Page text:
7 Things I DO NOT Regret About Studying Abroad19 February 2013
In the past I mentioned some of the things I regretted about studying abroad and, while I'm glad so many found it helpful, I hated how negative I seemed to come off in it. I decided to follow up that post with something a little more on the positive side; the things I don't regret. When I studied abroad, I went to France for the entirety of my sophomore year of college. During this time I learned so many things about myself and truly grew as a person. Here is my list of 7 things I'm glad that I did while abroad:
|Exploring Stockholm, Sweden|
I don't think there's anywhere better in the world than Europe when it comes to learning how to drink alcohol. Like I said, it was only my sophomore year of college so legally, in America, I was not allowed to drink. I know most people ignore this but I decided to just go easy my freshman year and so I avoided the party scene. When I got to France, however, I came to find that the attitude towards alcohol was extremely different which provided a comfortable way of getting used to drinking and helped me avoid the binge tendencies of American partying. Plus, alcohol is so cheap in France, I really couldn't say no.
2. Keeping a long distance relationship
Now this one will be controversial. Nearly any other blog you read will tell you that keeping a boyfriend or girlfriend while you're abroad is a big mistake and that you'll definitely regret it. I'm here to inform you that that's not always the case. While it can be emotionally trying sometimes to be apart from your significant other and it does take time and dedication to maintain a long distance relationship, in the end I appreciated it. Having a boyfriend back home kept me from being distracted by guys while I was traveling and eliminated other potential stresses (like possibly having to deal with an STD while abroad, that would be the worst!) I'm no longer with that guy but I don't regret staying with him while I studied abroad. If you have to make this decision, I suggest that you decide for yourself and don't just listen to what everyone else tells you.
3. Giving up being a vegetarian
This one is a little bit specific to my personal situation but I think you can interpret it as a metaphor in a way. Before studying abroad I had been a vegetarian for four years. It was a personal choice that I made for myself because, at that time in my life, I felt it was the right thing to do. After being in France for one semester, though, I realized that in denying myself dishes that had meat in them, I was denying an experience of French culture. I eventually decided to start eating meat again and I've never regretted it for a moment. If I hadn't, I wouldn't be able to say that I've eaten raw reindeer in Sweden. I guess the lesson I learned in this is that you can't be afraid to give up something you previously considered a part of your identity. Studying abroad is going to challenge who you perceive yourself as and sometimes that means letting things go.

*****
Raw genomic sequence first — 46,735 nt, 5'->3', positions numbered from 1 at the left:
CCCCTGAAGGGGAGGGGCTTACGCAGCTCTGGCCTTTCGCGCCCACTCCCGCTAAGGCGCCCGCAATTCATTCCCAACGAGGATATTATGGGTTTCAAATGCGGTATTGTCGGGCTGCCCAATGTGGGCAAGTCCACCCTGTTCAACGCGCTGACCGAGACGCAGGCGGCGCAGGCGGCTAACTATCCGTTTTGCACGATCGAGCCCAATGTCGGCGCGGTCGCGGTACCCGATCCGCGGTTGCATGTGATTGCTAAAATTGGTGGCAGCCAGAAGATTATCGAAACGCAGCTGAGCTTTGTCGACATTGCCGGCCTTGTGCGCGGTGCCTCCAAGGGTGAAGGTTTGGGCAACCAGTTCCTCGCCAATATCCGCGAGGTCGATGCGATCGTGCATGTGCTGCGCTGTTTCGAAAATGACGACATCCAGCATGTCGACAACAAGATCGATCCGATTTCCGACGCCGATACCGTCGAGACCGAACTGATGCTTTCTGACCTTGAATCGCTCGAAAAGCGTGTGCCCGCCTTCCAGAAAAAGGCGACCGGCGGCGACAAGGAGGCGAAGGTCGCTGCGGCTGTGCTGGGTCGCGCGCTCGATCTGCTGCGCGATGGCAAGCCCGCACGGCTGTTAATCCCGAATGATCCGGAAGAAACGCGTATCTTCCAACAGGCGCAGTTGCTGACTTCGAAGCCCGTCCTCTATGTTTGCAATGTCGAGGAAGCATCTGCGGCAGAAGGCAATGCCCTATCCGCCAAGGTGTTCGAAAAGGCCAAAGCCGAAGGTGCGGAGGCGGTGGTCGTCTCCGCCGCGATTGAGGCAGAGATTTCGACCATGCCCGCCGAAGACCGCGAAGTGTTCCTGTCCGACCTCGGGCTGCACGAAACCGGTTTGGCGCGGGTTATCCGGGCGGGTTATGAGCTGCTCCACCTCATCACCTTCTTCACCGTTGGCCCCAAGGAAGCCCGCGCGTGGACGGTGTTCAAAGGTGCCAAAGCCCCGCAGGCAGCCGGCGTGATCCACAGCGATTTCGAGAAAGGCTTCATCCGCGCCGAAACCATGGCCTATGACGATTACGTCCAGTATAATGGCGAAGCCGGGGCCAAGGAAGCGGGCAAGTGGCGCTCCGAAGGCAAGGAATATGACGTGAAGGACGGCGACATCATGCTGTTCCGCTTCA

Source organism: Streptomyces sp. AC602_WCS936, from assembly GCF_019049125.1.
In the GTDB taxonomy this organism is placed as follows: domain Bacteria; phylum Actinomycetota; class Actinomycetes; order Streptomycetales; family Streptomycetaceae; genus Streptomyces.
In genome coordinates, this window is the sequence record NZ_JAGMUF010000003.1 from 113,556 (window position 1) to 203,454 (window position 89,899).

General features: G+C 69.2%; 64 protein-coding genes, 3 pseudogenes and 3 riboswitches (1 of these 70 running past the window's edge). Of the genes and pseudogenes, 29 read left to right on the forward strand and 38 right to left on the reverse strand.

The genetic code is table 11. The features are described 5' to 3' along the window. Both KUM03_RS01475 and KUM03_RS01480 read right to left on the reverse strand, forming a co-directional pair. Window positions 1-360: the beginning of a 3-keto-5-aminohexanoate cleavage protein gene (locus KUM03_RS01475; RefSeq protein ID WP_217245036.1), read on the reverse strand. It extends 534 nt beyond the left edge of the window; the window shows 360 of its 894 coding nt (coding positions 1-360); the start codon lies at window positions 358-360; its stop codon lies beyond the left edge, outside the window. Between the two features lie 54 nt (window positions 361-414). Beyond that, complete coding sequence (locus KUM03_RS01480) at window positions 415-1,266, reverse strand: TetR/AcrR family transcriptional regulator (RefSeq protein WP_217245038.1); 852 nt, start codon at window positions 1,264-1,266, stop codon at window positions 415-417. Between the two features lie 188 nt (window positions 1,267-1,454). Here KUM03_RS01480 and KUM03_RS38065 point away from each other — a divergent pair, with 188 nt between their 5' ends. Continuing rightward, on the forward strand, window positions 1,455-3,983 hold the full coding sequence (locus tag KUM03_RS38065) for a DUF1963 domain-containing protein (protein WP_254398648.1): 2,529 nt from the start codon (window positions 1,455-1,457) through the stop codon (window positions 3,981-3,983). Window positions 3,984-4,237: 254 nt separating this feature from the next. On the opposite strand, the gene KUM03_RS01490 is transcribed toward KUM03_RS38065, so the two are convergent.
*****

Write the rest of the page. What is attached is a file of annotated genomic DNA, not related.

4. Studying abroad for an entire year
Maybe it's just my school but most students only study abroad for one semester or, even more popular, for a summer term. When I decided to study abroad I never questioned how long I would go; I knew it had to be for a year. My mother and I both agreed that, as a French major, I should stay abroad as long as possible to practice my language skills. I've never regretted this choice for a moment. Even though I missed out on a lot of fun things going on at my home university and left my friends behind, I also greatly improved my French and traveled to 14 countries in Europe. I would have never have been able to accomplish that in only a semester.
Initially, I didn't like traveling alone. I always tried to get friends to come with me but they insisted it was too expensive to travel Europe (which, as I've talked about before, it's totally not!) So I set out to a foreign country all by myself and for the first time in my life, I was challenged to do things alone. I had to navigate subway systems in languages that I didn't speak, dodge sleazy guys, and deal with money issues but in the end I found a resourcefulness in myself that I didn't know I had. In my solitude I found a immense independence that has helped me mature into an adult. Many tried to tell me that, as a woman, I shouldn't travel alone but I've never had any safety issues!
6. Keeping a journal
To keep my family up to date with my travels I made a Tumblr account but I also kept a physical journal which I wrote in everyday about my more personal thoughts. It was tedious at times, especially after a long day when all I wanted was sleep but I wrote anyways. Where I went, what I saw, who I met, how I felt- I wrote it all down. This journal is now one of my greatest treasures and I love reflecting on it. Not only does it help me remember every detail of my time abroad but it also shows me see how I've grown as a person.
7. Getting lost
Ok, so this one wasn't ever really done on purpose but it sure made for some great stories! Like that time I got on the wrong train in Germany or had to find a way back to Copenhagen while in the countryside of Denmark, these unplanned events helped me learn how to be adaptable and deal with things that were unplanned. Plus, some of the best things are unplanned. Finding an adorable little cafe while wandering a side alley, befriending someone that you met because you got on the wrong train, or going out and getting a free dinner from the people you met in a carpool. These are some of the best moments.
What are some things that you DO NOT regret from studying abroad?